Sometimes when unit testing PHP code, we run into things that are difficult to mock. This post will introduce how you can mock built-in php functions such as time() and mt_rand().

Mocking time()

Let’s take the below example:

namespace Example\Namespace;

function displayGreeting()
{
$time = time();$hour = date("g", $time);$meridiem = date("A", $time); if ($meridiem == "AM") {
return 'Good Morning';
}
if ($hour <= 6 ||$hour == 12) {
return 'Good Afternoon';
}
return 'Good Evening';
}

In order to fully test our display greeting function we need to be able to manipulate the time element, without having to change any system settings.

We could just pass in the time as a dependency and mock that. However, by overriding built-in functions within a namespace we can avoid this:

namespace Example\Namespace;

class DisplayGreetingTest extends \PHPUnit_Framework_TestCase
{
use \phpmock\phpunit\PHPMock;

/**
* @param string $timeString The time value hh:mm. * @param string$expectedResult The expected result.
*
* @dataProvider providerTestDisplayGreeting
*/
public function testDisplayGreeting($timeString,$expectedResult)
{
// Mock time
$time =$this->getFunctionMock(__NAMESPACE__, "time");
$time->expects($this->once())->willReturn(strtotime($timeString));$result = displayGreeting();
$this->assertEquals($expectedResult, $result); } public function providerTestDisplayGreeting() { return array( 'Good Morning' => array( '00:00', 'Good Morning' ), 'Good Morning' => array( '11:59', 'Good Morning' ), 'Good Afternoon' => array( '12:00', 'Good Afternoon' ), 'Good Afternoon' => array( '17:59', 'Good Afternoon' ), 'Good Evening' => array( '18:00', 'Good Evening' ), 'Good Evening' => array( '23:59', 'Good Evening' ) ); } } In the above example we can make use of the php-mock/php-mock-phpunit to get a function mock, and then alter what the function returns in each of our test provider test cases. We can then apply the same idea to other built-in php functions. Mocking mt_rand() Let’s look at another example: namespace Example\Namespace; function generateRandomString($randomStringLength = 20)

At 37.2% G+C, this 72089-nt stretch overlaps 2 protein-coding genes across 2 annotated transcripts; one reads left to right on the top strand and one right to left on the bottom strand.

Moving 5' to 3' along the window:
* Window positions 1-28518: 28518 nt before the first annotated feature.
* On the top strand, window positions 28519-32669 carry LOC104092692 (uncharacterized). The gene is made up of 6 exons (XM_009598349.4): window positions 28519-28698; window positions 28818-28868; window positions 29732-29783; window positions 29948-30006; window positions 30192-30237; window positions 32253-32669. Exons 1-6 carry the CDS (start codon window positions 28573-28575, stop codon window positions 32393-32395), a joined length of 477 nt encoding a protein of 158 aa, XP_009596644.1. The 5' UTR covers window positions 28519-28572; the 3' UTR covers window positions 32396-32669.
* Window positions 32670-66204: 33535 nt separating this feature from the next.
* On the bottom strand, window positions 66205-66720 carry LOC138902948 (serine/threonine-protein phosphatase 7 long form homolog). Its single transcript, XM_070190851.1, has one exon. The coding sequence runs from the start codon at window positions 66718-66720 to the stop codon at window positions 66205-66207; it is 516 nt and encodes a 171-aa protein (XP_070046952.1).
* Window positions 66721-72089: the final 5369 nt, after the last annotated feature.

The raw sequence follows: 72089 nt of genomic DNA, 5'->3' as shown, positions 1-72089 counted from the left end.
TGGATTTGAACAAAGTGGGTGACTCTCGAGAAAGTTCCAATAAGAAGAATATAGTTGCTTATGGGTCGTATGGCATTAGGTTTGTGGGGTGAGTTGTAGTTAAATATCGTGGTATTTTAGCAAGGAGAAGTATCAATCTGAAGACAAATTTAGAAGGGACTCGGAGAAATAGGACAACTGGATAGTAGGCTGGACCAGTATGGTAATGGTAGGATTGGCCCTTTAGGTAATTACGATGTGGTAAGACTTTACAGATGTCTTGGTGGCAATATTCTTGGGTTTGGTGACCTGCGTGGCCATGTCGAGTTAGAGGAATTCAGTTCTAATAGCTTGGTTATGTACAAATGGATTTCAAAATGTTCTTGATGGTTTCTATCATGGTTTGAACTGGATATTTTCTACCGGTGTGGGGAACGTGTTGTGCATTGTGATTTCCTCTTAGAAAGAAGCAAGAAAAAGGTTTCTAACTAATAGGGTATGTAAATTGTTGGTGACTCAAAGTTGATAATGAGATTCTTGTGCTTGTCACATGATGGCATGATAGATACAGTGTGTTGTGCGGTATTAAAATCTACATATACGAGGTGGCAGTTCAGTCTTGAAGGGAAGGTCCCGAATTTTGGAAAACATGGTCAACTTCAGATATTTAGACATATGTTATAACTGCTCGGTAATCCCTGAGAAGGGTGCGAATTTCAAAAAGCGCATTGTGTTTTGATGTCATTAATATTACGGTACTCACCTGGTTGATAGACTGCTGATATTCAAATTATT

{
$randomString = '';$possibleCharacters = '2346789bcdfghjkmnpqrtvwxyzBCDFGHJKLMNPQRTVWXYZ';

$iteration = 0; while ($iteration < $randomStringLength) {$character = substr($possibleCharacters, mt_rand(0,$randomStringLength - 1), 1);
if (!strstr($randomString,$character)) {
$randomString .=$character;
$iteration++; } } return$randomString;
}

The above function is using mt_rand to select characters at random from a possible character list. However, in order to test assertions, we need to make the random element deterministic.

namespace Example\Namespace;

class GenerateRandomStringTest extends \PHPUnit_Framework_TestCase
{
use \phpmock\phpunit\PHPMock;

public function testGenerateRandomString()
{
// Mock mt_rand
$mt_rand =$this->getFunctionMock(__NAMESPACE__, "mt_rand");
$i = 0; while ($i < 20) {
$mt_rand->expects($this->at($i))->willReturn($i);
$i++; }$result = generateRandomString();
$expectedResult = '2346789bcdfghjkmnpqr';$this->assertEquals($expectedResult,$result);
}
}

As before, we can get a mock of the function and then control what it returns each time it is called. The above test could then be expanded to test different patterns of random numbers, or different lengths of string.